34. Weekly Newsletter
The sharp fall in the use of cash during the pandemic has now steadied as consumers return to their previous method of paying for goods. Debit and credit cards were used for 57% of all payments in the UK in 2021 which represents a total reversal from the 55% usage of cash in 2011. However, cash use is projected to continue to decline in the long-term to an estimated 6% of payments by 2031.
UK Finance, the organisation behind the data, project that long-term trends in the switch to card payments will continue as if there had been no COVID impact due to people returning to their first preference for paying. However, figures suggest that those who rely upon cash tend to be older, financially poorer and/or simply unable to ‘go digital’. Analysts also believe that rising cost of living challenges have increased the popularity of cash due to easier budgeting and reduced spending. Evidence of this includes The Post Office who recently revealed that they handled £801m in personal cash withdrawals in July- which was the highest for any month since records began (in 2017).
Newspapers & Next Prime Minister
The UK’s front page news cycle over the last seven days looked at the recent A level results (the final exams before starting university) as results came in lower than the pandemic years but remain far above pre-pandemic grades. Inflation and the surging cost of living remain as front pages after the annual consumer price index showed costs YoY in July were 10.1% higher. Additionally, the end of Britain’s drought and heatwave has helped alleviate potential water shortages in parts of the country. Some of the newspaper front pages over the last week were:
- Daily Mail: New Blood Test Could Stop 1 In 10 Cancer Deaths
- The Independent: Cost of living debt crisis fears over energy bills
- Financial Times: Top Russian diplomat dismisses chances of Ukraine peace deal
- The Sunday Times: Universities push for ‘vital’ tuition fee rise
- The Sunday Telegraph: Truss- I’ll halt NHS doctor exodus
- The Observer: Labour surges amid Tory fears over Truss’s tax cut plans
- The Independent: Fears for high streets as bills force firms to close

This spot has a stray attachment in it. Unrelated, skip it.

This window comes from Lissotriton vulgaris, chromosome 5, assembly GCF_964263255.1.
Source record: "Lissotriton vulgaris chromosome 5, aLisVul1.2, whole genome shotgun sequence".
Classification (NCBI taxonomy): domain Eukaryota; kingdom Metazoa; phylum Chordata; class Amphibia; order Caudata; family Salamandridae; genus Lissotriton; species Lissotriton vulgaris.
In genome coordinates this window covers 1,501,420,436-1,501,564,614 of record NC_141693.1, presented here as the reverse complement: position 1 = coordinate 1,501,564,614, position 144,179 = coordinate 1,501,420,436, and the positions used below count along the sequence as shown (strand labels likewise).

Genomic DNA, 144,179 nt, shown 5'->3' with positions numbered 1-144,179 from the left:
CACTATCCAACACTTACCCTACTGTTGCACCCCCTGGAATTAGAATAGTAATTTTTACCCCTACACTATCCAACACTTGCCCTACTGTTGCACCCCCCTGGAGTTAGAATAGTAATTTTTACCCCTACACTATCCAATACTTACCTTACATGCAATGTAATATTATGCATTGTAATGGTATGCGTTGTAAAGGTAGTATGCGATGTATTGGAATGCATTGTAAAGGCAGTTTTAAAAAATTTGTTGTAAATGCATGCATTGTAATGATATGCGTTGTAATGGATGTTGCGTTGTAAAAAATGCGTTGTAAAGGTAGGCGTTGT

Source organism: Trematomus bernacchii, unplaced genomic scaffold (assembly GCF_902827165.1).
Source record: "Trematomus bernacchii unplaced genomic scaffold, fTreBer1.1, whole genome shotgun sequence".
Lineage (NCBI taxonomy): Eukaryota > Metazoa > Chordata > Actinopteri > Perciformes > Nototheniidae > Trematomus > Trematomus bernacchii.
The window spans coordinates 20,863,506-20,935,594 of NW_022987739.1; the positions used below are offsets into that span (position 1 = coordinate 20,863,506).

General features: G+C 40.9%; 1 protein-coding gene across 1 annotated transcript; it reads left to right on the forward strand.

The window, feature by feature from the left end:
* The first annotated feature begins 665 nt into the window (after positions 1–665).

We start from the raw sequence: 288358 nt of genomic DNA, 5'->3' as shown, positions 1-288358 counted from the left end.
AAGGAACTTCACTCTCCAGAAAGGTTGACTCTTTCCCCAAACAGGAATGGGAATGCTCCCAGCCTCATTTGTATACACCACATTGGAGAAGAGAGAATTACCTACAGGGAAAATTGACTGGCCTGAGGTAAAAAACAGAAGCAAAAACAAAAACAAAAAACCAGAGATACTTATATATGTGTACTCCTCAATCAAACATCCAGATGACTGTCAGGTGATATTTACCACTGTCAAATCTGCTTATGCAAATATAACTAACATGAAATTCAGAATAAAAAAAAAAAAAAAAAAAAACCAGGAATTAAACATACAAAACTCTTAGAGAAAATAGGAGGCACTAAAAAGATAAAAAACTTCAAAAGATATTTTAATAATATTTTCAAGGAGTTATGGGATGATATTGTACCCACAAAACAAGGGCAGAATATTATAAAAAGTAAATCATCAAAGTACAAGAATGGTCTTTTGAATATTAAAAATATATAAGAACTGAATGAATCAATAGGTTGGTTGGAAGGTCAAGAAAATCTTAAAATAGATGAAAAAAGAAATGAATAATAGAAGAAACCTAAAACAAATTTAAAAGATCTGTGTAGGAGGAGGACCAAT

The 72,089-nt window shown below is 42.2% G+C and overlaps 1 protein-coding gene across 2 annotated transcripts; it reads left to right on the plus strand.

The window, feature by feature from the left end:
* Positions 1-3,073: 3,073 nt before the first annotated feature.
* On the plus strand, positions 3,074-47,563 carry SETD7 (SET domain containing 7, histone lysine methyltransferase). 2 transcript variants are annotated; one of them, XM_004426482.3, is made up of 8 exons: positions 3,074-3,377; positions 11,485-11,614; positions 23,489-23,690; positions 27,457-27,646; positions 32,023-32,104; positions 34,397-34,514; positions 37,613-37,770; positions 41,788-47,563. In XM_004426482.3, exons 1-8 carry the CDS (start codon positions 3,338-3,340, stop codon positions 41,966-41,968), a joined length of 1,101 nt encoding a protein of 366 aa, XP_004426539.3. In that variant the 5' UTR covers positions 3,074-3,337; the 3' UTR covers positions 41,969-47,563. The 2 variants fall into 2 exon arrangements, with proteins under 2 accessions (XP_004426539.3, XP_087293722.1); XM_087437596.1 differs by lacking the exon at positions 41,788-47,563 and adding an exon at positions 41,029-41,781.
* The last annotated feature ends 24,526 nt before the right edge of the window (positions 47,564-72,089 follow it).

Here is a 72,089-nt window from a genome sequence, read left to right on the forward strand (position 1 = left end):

- The Times: Generation Covid faces university rejection
- The Daily Telegraph: Britain has worst inflation in the G7
- Financial Times: Soaring inflation rises above 10% for first time in 40 years
Liz Truss remains the betting ‘favourite’ to become the next Conservative leader and PM with a 91% chance of winning. Truss has built a campaign about cutting taxes “from day one”. By comparison, Rishi Sunak has a 9% chance of winning and promises fiscal conservatism. The voter demographics for the new leader (paying members of the Conservative Party) are predominantly male (63%), from a spread of ages, typically with above average finances, more concentrated in the South of England and an estimated 76% voted for Brexit.
Shares in Cineworld, Britain’s second largest cinema chain (behind Odeon– who own Nordic Cinema Group), have plunged 60% after footfall failed to return to pre-pandemic levels. The multinational firm will be forced to deliver “meaningful” cinema closures as part of a bankruptcy procedure to restructure the company’s $5bn debt pile. The publicly listed chain has stated that the post-COVID recovery had not performed as strongly as expected and blamed “limited” film releases. The company operates across 750 sites with 9,189 screens in 10 countries whilst employing 28,0000 people.
In 2022, total box office revenue across all cinema chains in the UK is down 32% compared to the same time in 2019. The reduced number of film releases has coincided with the growing competition posed by streaming giants who are able to release films/content directly into consumers’ homes. In the Winter, the cinema industry is awaiting the return of the historically successful Black Panther franchise and the sequel to the largest box office revenue film ever: Avatar. However, Disney will be releasing their new remake of Pinocchio straight onto their streaming platform (Disney+) instead.